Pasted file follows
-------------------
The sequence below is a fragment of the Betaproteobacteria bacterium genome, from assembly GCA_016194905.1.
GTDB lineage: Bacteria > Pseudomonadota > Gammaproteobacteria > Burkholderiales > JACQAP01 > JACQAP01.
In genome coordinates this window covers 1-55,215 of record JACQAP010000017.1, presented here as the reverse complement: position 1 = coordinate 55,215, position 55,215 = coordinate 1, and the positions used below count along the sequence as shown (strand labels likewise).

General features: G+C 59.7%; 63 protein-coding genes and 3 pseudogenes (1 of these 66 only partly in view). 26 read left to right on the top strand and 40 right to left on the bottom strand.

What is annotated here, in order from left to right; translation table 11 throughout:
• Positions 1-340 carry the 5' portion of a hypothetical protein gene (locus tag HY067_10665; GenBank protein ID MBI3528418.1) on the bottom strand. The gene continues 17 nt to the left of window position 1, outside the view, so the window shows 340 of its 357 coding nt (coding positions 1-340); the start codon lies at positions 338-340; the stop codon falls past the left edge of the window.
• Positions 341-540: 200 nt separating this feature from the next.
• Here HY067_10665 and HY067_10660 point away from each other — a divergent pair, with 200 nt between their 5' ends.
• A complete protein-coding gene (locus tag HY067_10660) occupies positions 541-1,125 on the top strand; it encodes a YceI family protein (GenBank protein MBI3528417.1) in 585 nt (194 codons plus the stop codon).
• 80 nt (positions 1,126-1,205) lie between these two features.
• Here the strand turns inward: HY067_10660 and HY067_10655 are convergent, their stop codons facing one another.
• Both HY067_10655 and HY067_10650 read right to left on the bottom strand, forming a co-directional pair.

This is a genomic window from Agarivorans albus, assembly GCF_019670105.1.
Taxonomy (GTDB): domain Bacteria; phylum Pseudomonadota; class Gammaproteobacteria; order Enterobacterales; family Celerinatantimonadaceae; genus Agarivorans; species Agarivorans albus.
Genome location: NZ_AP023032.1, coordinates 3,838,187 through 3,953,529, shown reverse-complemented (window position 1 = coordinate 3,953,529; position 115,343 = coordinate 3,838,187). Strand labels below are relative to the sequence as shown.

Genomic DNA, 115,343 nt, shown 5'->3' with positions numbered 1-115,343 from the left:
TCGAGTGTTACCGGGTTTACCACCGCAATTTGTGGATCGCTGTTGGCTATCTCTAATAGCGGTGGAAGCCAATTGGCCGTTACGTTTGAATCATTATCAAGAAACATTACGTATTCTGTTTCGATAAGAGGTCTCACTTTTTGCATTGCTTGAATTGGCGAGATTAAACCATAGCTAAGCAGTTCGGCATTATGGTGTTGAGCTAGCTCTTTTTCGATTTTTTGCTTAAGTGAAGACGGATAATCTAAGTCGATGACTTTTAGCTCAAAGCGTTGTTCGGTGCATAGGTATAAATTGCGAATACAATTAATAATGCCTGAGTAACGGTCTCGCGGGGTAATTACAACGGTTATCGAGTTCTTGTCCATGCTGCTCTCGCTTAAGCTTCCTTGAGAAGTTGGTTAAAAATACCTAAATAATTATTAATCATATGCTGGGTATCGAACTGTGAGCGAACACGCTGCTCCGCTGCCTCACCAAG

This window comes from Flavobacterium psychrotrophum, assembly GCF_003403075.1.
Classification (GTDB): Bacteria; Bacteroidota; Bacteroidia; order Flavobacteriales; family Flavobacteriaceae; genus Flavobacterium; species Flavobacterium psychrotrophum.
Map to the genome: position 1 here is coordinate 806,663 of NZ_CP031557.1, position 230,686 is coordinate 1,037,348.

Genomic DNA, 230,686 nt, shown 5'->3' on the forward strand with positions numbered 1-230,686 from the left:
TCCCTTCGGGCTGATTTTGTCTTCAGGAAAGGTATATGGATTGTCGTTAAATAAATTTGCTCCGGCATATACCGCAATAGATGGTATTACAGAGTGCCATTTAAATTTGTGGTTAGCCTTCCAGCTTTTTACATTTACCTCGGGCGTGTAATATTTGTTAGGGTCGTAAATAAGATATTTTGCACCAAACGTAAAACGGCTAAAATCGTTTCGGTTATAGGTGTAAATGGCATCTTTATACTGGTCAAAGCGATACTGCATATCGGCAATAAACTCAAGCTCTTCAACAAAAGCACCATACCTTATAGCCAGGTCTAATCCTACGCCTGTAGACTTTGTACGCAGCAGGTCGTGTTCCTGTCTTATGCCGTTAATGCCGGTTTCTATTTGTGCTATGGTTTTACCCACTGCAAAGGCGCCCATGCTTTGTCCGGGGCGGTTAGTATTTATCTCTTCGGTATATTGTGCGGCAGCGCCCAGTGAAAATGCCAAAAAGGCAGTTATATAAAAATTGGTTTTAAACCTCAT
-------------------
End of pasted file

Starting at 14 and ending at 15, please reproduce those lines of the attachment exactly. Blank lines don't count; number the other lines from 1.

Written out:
Taxonomy (GTDB): domain Bacteria; phylum Pseudomonadota; class Gammaproteobacteria; order Enterobacterales; family Celerinatantimonadaceae; genus Agarivorans; species Agarivorans albus.
Genome location: NZ_AP023032.1, coordinates 3,838,187 through 3,953,529, shown reverse-complemented (window position 1 = coordinate 3,953,529; position 115,343 = coordinate 3,838,187). Strand labels below are relative to the sequence as shown.